Liz Marsh
Liz Marsh

Two weeks ago, my sister got married. After a tumultuous month of preparations, parties, house guests, nonstop family and friends, the wedding itself, and the ensuing bridesmaid-moon I took to "relax," the whole affair has only just begun to sink in. Much of it is still just a blur — parties and faces and details are fuzzy. But last week, as I found myself on a late, turbulent flight home, a certain kind of clarity hit me like a brick, via a Ryan Adams song. One minute, I was just listening to music, and before I knew it, tears were streaming down my face.

I don't remember, were we wild and young? All that's faded into memory.

Images rushed through my head of me and my sister and our childhood friends riding bikes through the neighborhood. Of us, during the early days of being "real grown ups," throwing wild parties at our first house with our best friend. I thought of high school when we first met our exchange student, Tommy. He sat in our kitchen, bleary-eyed and exhausted, until the wee hours of the morning while my sister and I pelted him with questions.

"What sounds do animals make in German?" My 13-year-old sister asked.

"You don't drive a bike, you RIDE a bike," I heard 16-year-old me laugh.

I feel like somebody I don't know. Are we really who we used to be?


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I thought of shy, nervous 19-year-old me. I watched her kiss her family goodbye and walk toward a London-bound airplane. On the other side, there would be no friends, no job, no school, no home waiting for her. She needed a change, so she jumped. My God, who was that girl?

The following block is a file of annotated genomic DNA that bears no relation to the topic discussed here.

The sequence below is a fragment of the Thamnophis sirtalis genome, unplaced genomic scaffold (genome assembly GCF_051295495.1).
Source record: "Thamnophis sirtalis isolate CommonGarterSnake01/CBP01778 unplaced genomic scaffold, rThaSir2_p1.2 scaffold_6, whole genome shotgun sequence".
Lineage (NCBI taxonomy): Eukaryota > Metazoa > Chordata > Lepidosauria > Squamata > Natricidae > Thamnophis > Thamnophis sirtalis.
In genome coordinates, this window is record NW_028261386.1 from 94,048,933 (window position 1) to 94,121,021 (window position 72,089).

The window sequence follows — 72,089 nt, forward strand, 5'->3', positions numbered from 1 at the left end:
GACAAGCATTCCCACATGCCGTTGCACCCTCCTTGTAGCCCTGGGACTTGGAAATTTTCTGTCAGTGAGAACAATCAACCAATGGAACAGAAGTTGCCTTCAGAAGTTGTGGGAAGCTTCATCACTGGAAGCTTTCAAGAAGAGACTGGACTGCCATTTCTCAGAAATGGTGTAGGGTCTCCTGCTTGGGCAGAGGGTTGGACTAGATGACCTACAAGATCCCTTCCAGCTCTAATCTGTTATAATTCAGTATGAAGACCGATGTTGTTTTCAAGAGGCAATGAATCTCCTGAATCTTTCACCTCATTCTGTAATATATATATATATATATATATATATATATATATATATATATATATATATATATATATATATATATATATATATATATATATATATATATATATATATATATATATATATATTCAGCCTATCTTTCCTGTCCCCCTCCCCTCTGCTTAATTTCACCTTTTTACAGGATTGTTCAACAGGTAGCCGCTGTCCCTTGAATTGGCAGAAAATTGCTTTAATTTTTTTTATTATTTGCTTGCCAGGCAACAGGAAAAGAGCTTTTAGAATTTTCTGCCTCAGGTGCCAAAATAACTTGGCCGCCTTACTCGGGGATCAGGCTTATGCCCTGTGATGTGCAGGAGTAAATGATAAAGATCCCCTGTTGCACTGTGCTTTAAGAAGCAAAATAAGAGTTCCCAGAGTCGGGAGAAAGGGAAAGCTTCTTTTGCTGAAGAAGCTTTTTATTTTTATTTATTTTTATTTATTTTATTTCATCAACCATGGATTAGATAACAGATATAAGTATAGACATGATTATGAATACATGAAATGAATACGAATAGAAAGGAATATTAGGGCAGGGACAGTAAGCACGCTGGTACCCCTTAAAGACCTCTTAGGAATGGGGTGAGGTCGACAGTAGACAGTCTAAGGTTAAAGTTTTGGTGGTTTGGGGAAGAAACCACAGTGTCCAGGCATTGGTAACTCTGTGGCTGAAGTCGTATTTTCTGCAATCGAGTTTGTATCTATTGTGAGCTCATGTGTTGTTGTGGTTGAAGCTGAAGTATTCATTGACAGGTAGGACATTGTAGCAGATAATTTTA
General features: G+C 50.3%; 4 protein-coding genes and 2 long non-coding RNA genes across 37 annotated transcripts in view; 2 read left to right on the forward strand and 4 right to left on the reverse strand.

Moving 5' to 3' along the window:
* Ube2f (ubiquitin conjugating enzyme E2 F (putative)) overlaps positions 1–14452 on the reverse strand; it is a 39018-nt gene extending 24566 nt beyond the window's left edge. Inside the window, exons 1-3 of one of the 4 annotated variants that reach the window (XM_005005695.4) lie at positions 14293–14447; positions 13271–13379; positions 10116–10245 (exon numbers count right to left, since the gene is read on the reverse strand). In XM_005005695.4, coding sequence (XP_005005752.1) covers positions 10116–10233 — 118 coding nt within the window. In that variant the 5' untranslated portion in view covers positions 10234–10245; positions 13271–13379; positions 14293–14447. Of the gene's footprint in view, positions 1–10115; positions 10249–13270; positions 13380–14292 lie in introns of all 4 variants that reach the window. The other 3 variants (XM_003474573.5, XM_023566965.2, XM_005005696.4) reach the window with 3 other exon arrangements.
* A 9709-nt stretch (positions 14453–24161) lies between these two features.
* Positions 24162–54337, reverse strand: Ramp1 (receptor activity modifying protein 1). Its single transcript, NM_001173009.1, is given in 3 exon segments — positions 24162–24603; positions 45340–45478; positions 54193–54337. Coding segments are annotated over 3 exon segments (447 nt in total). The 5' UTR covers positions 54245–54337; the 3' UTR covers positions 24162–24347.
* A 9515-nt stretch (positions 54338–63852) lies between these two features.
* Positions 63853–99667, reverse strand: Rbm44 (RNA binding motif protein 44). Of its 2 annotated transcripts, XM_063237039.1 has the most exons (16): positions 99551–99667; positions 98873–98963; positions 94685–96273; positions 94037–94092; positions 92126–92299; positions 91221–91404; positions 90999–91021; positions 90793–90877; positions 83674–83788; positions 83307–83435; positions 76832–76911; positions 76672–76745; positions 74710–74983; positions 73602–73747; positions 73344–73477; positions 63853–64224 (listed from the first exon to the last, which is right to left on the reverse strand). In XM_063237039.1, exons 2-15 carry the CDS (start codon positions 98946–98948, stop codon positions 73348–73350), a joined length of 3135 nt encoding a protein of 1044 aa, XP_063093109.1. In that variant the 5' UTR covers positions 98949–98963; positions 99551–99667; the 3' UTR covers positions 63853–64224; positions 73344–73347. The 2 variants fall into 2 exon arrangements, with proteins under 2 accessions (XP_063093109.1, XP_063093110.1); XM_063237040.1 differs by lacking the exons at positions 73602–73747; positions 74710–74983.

I thought of our "new" friends, the ones we've met as adults. Are we really so much older now in our 30s than we were when we met? My sister had all our friends' kids in her wedding. I thought of all those little faces. The new generation of us. We never even considered them as we drank and smoked and danced the nights away, just a few years back. It may as well have been a lifetime ago.

And the lights will draw you in

And the dark will take you down

The night will break your heart

But only if you're lucky now

I thought of the ups and downs of what has been, relatively speaking, a short time on this earth. I thought of all the things we have loved and lost, and all the people who have come and gone.

How lucky we are to have been built up, broken down, rebuilt and reinforced by the incredible cast of humans we surround ourselves with. And how lucky we are to have been reminded of that over the course of a crazy few, love-filled weeks.

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